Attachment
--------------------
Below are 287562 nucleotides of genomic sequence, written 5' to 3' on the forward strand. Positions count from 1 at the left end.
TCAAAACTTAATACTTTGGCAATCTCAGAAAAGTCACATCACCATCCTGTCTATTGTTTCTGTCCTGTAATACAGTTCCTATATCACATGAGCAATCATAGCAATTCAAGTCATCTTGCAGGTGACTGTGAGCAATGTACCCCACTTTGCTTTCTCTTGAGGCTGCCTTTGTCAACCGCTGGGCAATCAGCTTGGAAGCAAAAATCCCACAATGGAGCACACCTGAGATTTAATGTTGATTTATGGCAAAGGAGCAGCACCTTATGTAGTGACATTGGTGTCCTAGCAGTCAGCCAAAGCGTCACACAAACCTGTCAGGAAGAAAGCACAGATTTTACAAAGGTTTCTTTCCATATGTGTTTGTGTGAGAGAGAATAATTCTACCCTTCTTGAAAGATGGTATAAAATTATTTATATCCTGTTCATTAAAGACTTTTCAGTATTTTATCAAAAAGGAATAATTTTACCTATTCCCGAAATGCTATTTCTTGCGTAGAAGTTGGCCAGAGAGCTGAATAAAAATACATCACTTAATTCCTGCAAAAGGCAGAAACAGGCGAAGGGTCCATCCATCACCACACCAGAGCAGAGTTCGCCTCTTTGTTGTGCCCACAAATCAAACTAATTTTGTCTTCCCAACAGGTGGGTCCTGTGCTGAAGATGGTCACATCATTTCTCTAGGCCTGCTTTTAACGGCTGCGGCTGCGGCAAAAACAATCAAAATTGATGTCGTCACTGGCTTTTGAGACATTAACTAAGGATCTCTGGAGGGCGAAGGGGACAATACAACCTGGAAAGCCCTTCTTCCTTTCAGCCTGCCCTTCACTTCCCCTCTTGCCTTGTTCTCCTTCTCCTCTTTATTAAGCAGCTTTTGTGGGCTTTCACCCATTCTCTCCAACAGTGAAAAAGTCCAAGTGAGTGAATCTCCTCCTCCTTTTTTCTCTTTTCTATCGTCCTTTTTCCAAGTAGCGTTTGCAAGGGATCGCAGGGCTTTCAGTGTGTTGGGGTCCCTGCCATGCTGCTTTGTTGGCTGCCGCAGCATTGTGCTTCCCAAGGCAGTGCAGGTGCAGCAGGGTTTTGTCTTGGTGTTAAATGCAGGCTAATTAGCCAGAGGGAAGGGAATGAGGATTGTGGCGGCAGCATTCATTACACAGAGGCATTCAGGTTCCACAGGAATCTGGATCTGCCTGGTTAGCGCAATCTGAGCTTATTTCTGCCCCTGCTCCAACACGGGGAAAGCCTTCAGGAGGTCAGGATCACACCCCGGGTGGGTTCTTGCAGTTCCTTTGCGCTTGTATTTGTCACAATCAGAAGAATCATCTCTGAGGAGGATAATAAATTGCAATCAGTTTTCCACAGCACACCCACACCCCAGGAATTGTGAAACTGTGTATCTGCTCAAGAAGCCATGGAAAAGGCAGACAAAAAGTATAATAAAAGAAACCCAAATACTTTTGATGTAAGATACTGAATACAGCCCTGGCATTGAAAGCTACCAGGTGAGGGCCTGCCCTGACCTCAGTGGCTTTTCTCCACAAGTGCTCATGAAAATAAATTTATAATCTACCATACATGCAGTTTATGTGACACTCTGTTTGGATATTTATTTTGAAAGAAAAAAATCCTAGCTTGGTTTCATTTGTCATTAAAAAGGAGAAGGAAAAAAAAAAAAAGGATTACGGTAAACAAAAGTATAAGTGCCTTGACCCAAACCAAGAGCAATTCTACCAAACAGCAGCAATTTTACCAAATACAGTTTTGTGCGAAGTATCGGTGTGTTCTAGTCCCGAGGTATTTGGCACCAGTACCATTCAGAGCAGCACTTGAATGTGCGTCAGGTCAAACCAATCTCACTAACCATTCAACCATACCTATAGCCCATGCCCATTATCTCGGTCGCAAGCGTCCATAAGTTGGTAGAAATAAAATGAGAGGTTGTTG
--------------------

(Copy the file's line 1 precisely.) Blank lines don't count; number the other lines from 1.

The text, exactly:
Below are 287562 nucleotides of genomic sequence, written 5' to 3' on the forward strand. Positions count from 1 at the left end.